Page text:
RPS: At least to my novice eye, Usability is one of those areas of games which is about avoidance of negative impressions. As in, we note its absence rather than its presence. Would you agree with that?
Jason Schklar: You are absolutely correct. There are other weird things about usability when it comes to games, as well. A usable game isn't necessarily fun. And some fun games are not at all usable. The approach of my company -- Initial Experience Consulting -- is to work with game developers to identify the core mechanics and systems first and iterate on them until they are fun. Then we work backwards to figure out how to make these core elements discoverable through play (and not reading or boring tutorials). The idea is to get people into the core fun experience as quickly as possible (like the first few minutes) and keep then interested and wanting more.
RPS: And if so, could you mention some key moments where you've added something to a game you worked on which made you feel... fucking hell! This bloody works. I'm a Genius!
Jason Schklar: Most of my "brilliant" successes are really shared moments with the development team. I run usability in a very communal and participatory manner and try to surround myself with team members who are smarter than me in their various crafts (design, programming, art). My goal is to help the team identify the true causes of problems so that we can think about how to solve them given existing vision, scope, and resources. Or, if the results are dire enough and the problems are fundamental enough, we step back and think about existing vision, scope, and resources.
One of the most interesting challenges we faced as a team was on Catan for Xbox Live Arcade. The game centers around trade -- I offer a sheep and would like to receive a brick in return. It seems like a simple UI problem to solve, but keeping in mind that we wanted to keep text to a minimum and had limited screen real estate (on a standard def tv) it actually took a number of iterations to get it right.
The key to our success was not our "brilliance" -- if we were brilliant we would have designed it correctly the first time. Instead, we adopted a process that allowed us to try out several different solutions until we were able to validate that one of them worked. We did what some folks call RITE usability. Rapid Iterative Testing and Evaluation. Each time a participant failed to figure out how the "offer/receive" UI worked, we would try a new solution and test it with the next participant. Once we had a solution that worked and was validated with multiple participants we knew that the fix was "good enough".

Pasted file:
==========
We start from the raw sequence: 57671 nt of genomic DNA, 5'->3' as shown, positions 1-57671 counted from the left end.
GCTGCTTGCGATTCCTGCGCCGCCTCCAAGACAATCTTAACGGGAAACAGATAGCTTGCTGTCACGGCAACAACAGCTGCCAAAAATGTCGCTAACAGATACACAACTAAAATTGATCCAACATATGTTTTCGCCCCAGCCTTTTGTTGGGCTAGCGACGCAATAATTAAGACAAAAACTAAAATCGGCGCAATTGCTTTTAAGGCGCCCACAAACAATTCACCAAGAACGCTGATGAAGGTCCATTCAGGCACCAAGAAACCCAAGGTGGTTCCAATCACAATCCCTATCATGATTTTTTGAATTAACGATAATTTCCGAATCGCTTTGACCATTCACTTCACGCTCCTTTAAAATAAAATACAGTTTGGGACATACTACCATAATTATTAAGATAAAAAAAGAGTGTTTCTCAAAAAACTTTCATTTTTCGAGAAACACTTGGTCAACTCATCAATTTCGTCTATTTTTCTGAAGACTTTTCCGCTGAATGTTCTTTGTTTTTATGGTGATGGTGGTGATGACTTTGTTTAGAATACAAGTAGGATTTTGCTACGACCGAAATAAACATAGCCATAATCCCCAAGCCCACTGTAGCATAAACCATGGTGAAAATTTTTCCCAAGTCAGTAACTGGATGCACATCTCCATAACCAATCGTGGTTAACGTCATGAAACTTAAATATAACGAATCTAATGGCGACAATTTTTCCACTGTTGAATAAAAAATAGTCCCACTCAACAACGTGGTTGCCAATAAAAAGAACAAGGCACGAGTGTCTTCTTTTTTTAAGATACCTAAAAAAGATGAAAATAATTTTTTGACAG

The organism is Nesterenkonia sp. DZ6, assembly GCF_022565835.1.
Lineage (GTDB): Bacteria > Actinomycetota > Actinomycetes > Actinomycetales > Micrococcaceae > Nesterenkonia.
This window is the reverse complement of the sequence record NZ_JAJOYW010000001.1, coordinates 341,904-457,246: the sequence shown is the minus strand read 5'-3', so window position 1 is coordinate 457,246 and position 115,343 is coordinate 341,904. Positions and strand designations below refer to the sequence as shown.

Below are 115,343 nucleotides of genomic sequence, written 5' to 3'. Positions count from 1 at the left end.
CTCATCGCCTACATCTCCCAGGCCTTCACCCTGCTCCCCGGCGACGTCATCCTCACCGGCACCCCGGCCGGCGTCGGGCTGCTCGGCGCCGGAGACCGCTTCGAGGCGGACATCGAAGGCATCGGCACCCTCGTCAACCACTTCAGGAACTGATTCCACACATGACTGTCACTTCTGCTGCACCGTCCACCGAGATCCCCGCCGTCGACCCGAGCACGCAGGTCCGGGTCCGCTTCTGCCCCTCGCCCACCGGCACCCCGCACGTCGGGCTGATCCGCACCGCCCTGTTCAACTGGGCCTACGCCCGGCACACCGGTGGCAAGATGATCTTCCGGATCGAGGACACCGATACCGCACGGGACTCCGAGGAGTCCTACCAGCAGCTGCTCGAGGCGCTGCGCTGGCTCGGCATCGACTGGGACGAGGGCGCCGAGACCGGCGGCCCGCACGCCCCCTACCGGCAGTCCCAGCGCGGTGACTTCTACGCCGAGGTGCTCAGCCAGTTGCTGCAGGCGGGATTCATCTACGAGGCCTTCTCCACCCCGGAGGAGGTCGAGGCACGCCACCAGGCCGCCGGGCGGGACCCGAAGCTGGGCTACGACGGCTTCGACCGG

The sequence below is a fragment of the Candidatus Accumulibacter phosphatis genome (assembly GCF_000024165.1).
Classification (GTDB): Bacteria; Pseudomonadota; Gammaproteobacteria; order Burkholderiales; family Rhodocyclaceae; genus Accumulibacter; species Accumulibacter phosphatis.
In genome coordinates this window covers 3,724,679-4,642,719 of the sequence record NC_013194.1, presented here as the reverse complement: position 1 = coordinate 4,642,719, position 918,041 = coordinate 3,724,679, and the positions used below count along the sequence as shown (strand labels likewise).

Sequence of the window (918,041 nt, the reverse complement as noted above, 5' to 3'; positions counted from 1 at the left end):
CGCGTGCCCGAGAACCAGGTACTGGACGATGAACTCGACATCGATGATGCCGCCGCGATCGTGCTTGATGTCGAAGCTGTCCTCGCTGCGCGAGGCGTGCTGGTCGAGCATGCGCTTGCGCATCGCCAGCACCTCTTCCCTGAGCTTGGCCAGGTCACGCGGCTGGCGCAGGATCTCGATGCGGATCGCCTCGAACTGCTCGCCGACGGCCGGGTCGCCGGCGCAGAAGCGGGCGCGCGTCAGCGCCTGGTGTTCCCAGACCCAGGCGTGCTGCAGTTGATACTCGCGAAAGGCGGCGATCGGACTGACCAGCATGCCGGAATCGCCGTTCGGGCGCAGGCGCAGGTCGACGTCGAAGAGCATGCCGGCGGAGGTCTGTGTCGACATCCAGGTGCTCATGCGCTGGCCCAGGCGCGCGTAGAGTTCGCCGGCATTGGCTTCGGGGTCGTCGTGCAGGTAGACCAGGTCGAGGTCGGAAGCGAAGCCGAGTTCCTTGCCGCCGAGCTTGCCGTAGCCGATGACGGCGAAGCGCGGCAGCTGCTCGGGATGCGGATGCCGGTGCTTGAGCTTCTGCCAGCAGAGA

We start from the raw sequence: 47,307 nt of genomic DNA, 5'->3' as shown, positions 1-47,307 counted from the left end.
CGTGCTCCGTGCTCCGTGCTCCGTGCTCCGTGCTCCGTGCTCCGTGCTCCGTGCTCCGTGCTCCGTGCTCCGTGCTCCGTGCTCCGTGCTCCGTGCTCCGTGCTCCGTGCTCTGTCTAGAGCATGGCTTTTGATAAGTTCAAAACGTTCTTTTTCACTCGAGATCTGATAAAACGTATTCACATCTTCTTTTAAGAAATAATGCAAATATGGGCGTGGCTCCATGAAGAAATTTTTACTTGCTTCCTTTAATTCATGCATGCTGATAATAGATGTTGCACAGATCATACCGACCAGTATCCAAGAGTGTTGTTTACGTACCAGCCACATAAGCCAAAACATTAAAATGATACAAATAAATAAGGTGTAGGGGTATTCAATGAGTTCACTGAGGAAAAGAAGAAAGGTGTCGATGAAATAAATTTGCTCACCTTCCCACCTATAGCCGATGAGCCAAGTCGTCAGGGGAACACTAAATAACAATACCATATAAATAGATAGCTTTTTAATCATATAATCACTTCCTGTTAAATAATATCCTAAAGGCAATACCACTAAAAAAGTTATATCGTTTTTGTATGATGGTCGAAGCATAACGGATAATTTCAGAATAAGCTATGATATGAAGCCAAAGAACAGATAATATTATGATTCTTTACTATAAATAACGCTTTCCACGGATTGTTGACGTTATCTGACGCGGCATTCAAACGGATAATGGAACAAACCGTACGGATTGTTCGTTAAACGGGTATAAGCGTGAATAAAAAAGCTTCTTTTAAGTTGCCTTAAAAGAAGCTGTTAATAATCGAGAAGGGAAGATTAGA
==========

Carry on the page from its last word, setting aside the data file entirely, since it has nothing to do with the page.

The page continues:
The important thing to realize was that we were iterating on an almost hourly basis. The designers and artists would create fixes in real time as we observed them and we would get them into a build for another test later on that day. This allows for an incredible rate of finding and fixing usability issues -- and a game that is much more polished after only a few intense days of work.
RPS: The death of the manual in gaming. Discuss.
Jason Schklar: One of the speakers on a SxSW panel I was on talked about how user researchers should read FAQs and roll that feedback back into the game. I couldn't agree more. If usability work is done early and often enough there should be very little need for a manual. That said, sometimes issues are identified too late to fix before shipping. And I do believe there is some value in having a manual: Some gamers prefer to do a little reading and research before they play.
Most importantly to me -- and something that I stress when I work with the folks who write manuals -- is that the manual should, itself, be usable. To me this means: Centerfold or back of manual should have a controls layout and/or "quick start" hints; concepts or mechanics that have been found to be confusing or difficult to learn (via usability) should be clearly explained; and there should be a list of advanced tips and tricks that readers can refer to if the game is too challenging for them.
RPS: The weird thing about manuals which I've learned... well, I've heard repeatedly about the manuals being written months in advance due to printing and design, I'll guess, but it's got to be suicidal, yes?